Demian | Study Guide

Hermann Hesse

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Demian | Chapter 4 : Beatrice | Summary



Emil Sinclair goes off to boarding school. Because he has been feeling indifferent toward his family for a while, leaving home is not difficult. Outwardly scornful and arrogant, and inwardly sad and miserable, Sinclair is not well liked at the new school. By November he has formed a habit of taking meditative walks, and on one of these he meets Alphonse Beck, an older student. Beck invites Sinclair to go to the tavern for a drink. Drunk for the first time, Sinclair enjoys the euphoric feeling in the tavern but loses it when Beck escorts him home. When he wakes up in the middle of the night with a headache and smelling of vomit, before his eyes is a vision of his parents' home and that bright world. He feels totally separate from it and is filled with regret. Yet even these feelings of torment are welcome, because he has gone so long without feeling.

Over the next several weeks he gets drunk many more times and gains a reputation as "a devil of a good fellow." However, he is still lonely. His drinking and partying cause him to do poorly in classes. Having heard how his son is doing, his father visits and tries to reason with him. Sinclair sends him away, and the Christmas holidays at home are tense.

Back at school Sinclair observes a girl in the park to whom he is attracted. She is beautiful and mature, and he gives her the nickname Beatrice, after Italian medieval poet Dante's unrequited love. Although Sinclair never approaches her, she takes hold of his imagination, and he begins to mend his ways. He takes up painting so he can paint her. Instead of painting the living "Beatrice," though, he paints from his imagination, and the resulting portrait looks nothing like her. When he looks at it, the face seems to be that of a god—ageless and genderless, yet familiar. He hides the finished painting and gazes at it morning and night in a ritualistic fashion. His dreams begin to include the painting. One day he realizes the painting is actually of Demian. Later, he realizes it is also a painting of himself in some way.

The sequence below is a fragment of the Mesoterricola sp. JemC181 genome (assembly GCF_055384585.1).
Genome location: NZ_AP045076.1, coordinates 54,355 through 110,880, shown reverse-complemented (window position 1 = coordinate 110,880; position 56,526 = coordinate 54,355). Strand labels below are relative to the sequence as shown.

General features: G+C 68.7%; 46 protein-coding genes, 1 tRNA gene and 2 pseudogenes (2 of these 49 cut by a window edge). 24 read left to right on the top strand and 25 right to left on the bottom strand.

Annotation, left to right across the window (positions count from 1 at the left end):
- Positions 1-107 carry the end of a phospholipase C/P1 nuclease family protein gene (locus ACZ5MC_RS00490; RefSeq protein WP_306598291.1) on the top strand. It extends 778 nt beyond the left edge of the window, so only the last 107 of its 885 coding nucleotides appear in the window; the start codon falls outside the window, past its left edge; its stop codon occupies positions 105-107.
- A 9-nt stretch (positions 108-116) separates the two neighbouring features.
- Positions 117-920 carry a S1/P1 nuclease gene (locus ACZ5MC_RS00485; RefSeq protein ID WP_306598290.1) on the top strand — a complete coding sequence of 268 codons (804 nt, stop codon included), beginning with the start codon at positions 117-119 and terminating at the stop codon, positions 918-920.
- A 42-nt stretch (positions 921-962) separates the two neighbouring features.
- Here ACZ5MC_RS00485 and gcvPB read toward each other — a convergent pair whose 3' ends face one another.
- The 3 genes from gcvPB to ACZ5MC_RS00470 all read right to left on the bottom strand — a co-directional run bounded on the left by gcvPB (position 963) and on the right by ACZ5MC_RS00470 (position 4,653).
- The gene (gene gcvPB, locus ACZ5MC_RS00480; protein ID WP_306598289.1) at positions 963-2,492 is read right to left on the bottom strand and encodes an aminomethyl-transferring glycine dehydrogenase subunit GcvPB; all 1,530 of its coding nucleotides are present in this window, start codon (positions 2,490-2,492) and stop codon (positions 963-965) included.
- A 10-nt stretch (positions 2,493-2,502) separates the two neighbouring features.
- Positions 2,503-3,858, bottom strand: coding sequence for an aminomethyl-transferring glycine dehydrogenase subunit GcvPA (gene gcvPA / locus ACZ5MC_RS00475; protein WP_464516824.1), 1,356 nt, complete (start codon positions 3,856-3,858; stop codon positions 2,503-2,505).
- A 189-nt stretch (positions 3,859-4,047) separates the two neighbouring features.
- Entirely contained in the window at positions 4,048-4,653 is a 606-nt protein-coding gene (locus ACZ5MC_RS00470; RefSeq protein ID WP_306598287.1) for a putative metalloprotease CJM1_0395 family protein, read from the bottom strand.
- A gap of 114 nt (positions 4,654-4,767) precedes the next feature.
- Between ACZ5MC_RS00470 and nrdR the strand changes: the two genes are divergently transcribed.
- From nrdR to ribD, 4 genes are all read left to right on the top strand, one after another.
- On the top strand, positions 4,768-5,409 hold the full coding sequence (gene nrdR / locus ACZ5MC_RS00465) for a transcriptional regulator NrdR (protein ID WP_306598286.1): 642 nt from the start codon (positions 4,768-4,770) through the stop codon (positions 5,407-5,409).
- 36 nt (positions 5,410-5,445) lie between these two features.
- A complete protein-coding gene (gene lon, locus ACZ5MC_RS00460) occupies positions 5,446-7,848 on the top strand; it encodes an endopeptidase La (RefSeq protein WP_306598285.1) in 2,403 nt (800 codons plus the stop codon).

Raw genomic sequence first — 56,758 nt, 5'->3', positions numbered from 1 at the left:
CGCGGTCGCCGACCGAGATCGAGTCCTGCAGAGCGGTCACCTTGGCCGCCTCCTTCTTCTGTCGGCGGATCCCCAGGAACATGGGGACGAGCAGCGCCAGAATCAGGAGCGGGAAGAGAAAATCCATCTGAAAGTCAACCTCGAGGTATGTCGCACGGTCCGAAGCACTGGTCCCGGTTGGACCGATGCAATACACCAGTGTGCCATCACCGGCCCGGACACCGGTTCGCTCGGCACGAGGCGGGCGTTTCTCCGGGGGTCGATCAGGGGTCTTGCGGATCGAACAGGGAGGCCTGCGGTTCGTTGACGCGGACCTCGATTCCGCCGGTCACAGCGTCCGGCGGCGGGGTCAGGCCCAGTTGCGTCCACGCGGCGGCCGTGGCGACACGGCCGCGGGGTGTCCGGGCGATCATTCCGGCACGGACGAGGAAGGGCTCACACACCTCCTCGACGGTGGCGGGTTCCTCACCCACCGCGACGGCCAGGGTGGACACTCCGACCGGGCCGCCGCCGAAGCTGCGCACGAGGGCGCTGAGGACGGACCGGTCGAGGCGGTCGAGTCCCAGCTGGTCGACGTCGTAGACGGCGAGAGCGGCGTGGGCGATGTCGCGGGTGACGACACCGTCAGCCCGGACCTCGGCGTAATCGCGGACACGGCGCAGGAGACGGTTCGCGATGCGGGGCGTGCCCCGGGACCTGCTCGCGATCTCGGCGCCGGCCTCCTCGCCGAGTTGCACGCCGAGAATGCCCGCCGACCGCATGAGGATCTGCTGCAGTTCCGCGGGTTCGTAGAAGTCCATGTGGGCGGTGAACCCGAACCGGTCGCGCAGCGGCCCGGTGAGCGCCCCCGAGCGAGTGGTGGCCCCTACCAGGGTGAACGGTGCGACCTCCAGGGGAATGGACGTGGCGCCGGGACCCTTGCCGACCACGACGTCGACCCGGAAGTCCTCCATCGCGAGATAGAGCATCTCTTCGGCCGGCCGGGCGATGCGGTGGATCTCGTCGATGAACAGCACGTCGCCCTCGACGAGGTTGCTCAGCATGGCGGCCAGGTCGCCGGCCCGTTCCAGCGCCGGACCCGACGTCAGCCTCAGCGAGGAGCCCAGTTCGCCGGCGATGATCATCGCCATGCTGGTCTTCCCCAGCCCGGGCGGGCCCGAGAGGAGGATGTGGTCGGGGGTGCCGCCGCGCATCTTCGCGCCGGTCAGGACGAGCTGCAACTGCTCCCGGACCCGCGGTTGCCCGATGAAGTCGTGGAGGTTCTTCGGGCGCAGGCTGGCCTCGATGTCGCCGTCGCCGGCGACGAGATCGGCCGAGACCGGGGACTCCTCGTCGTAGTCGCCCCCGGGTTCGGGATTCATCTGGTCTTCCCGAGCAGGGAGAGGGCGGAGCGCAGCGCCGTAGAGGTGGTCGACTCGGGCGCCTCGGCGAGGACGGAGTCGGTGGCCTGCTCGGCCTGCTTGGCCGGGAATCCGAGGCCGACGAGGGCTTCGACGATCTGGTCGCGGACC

Looking at the "Beatrice" painting, Sinclair recalls something Demian told him when they met by chance on a school break: "It is good to know there is one in us who knows everything!" Suddenly he is able to connect the painting with the "one" inside himself that knows everything. Other things Demian said to him also fall into focus and take on new, clearer meaning. Sinclair remembers their first conversation, when Demian noted the old crest above the door to Sinclair's home. He'd said it was a bird. The night after remembering this conversation, Sinclair has a dream in which Demian holds the crest in his hands, and though it changes in size and colors, it is always the same. Then Demian forces Sinclair to eat the crest. Sinclair feels as though the bird on the crest is alive inside his body, consuming him. He wakes up in terror and is relieved to escape from the dream. Getting up to close the window, Sinclair finds his painting on the floor. It is wet from rain coming in the window, and he sets it out to dry. In the morning the paint has run a little, and the painting looks more like Demian.

Sinclair begins a new painting that day, depicting the bird on the crest. He doesn't have a clear picture in his mind, but he keeps on anyway. The finished painting shows a bird of prey with a hawk's head. The bird's lower body is stuck in a dark globe and struggling to break free of this globe, a giant egg. Sinclair carefully packages up the painting and sends it to Demian.